Content writers earn two ways; the money, of course is the basic attraction. The satisfaction of seeing the output on the client’s website is… what shall I say? It is plain and simple satisfaction, itself.
Recently, a prospective client praised the test article and went on praising the writing style and concept and so on. When I switched on the computer, I could not write 10 words! Dejection naturally begot additional dejection, I ran behind the schedule. I discovered the word to describe the condition: a writer’s block. However, none of the solutions worked.
I found out by myself; I was trying to exceed my skills and attempting to write to earn further acclaim. Naturally, this stunted the style, shrunk the vocabulary and emptied the phrase store.
The ubiquitous readability analysis that comes with Microsoft Word finally, solved the issue. No, the Flesch-Kincaid did not add effervescent turn to my writing; it achieved the objective by goading me to change the words, syntax or shuffle the common commas.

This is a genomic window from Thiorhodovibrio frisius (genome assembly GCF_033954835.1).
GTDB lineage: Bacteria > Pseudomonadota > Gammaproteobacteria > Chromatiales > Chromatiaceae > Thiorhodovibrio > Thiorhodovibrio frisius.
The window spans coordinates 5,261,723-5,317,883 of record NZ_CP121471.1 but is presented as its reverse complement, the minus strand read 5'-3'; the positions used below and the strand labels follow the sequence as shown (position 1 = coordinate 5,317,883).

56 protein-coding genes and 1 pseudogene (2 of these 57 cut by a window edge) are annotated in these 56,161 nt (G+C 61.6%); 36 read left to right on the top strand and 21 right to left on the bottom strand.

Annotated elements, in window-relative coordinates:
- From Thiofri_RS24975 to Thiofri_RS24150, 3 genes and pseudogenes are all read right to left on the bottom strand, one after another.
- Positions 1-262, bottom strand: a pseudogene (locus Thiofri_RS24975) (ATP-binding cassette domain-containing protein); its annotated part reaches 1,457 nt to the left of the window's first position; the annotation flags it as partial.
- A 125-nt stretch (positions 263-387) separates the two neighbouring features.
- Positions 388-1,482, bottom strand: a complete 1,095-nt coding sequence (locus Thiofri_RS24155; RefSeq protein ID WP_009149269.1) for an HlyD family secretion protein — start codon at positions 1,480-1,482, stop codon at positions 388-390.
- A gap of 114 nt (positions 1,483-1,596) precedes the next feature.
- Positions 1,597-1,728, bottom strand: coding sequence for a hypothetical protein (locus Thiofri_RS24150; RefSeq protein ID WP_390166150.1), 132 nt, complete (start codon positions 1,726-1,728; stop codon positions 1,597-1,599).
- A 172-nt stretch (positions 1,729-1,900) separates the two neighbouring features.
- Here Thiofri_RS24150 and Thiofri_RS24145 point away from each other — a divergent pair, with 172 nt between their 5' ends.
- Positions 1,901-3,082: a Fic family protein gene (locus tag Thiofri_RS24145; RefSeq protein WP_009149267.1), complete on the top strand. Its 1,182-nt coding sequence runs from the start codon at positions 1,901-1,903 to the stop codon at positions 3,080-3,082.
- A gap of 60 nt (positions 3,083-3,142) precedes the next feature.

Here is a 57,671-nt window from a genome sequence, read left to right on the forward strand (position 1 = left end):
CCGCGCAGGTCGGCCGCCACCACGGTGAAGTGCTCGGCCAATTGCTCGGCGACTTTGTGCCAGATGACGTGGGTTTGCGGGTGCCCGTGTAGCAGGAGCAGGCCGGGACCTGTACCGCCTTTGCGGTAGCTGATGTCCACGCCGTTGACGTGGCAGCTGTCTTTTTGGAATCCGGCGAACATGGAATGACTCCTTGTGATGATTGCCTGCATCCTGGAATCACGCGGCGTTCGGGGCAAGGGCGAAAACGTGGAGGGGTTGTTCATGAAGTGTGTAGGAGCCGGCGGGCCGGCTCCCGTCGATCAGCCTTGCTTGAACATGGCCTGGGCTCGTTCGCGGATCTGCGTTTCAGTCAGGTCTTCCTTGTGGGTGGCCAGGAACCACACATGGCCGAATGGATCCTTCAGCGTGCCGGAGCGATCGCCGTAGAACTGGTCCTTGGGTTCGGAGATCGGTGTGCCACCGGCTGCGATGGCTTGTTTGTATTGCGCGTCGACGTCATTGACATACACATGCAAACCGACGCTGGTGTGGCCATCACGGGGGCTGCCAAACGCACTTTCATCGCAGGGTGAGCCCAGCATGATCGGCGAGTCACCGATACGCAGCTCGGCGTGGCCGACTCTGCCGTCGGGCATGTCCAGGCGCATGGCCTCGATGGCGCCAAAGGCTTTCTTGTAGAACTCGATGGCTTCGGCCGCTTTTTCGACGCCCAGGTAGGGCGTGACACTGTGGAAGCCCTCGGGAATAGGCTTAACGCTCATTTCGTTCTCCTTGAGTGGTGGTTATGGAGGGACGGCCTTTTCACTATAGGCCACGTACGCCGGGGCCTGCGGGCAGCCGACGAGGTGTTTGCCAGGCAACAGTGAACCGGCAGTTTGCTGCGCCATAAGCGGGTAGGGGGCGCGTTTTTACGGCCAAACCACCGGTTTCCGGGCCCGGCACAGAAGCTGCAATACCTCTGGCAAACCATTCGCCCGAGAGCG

When I did finish and reviewed, Lo! Behold, the ugly duckling was decent, though not a swan.
Not everyone agrees with the readability scores; in fact, the editor at one of the agencies has admonished me strictly against writing the ‘short’ sentences, essential to score better.
Conversational tone and slightly offbeat words seem to irritate the readability function.
Still, for a person like me, struggling to stitch 2000 words together for the day’s earnings, Flesch and Kincaid are both friends in my need.